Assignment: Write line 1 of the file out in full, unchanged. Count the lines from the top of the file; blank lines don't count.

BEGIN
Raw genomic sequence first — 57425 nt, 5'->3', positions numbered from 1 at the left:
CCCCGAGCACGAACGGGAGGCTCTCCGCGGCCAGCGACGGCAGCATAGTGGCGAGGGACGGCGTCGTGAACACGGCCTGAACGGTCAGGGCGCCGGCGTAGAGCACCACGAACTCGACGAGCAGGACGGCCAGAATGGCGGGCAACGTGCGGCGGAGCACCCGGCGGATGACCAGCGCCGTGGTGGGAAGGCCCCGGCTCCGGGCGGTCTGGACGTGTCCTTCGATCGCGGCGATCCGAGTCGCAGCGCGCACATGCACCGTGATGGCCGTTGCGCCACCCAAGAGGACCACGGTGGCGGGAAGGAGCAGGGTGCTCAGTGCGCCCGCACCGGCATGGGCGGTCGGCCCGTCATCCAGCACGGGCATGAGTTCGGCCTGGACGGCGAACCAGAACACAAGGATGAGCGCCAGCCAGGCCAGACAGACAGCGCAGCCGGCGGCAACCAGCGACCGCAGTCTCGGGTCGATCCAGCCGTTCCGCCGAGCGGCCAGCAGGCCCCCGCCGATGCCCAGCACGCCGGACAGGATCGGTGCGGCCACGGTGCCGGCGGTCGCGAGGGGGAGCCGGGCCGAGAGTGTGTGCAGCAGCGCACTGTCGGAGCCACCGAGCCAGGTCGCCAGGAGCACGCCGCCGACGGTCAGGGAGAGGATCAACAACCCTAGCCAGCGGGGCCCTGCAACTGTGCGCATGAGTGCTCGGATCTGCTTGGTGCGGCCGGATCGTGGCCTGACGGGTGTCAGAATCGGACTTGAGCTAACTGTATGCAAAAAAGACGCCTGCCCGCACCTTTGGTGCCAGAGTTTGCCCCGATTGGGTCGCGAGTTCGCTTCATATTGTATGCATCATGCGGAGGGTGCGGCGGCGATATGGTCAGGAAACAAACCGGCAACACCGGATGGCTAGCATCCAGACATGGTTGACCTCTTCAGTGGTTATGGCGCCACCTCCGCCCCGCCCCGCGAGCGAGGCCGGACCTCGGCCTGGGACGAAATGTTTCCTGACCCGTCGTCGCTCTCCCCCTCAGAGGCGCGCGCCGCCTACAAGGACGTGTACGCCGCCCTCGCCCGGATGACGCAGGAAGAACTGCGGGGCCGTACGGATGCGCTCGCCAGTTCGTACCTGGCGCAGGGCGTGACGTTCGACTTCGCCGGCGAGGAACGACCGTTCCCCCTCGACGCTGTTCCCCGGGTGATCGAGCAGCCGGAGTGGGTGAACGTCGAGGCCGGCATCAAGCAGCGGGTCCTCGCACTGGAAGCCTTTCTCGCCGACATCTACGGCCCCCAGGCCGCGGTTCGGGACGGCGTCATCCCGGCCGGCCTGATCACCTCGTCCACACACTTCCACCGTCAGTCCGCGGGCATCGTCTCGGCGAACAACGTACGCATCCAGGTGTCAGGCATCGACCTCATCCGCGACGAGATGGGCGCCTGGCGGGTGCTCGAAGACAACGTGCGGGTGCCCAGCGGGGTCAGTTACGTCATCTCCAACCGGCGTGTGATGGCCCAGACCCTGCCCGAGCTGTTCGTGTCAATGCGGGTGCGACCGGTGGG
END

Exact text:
Raw genomic sequence first — 57425 nt, 5'->3', positions numbered from 1 at the left: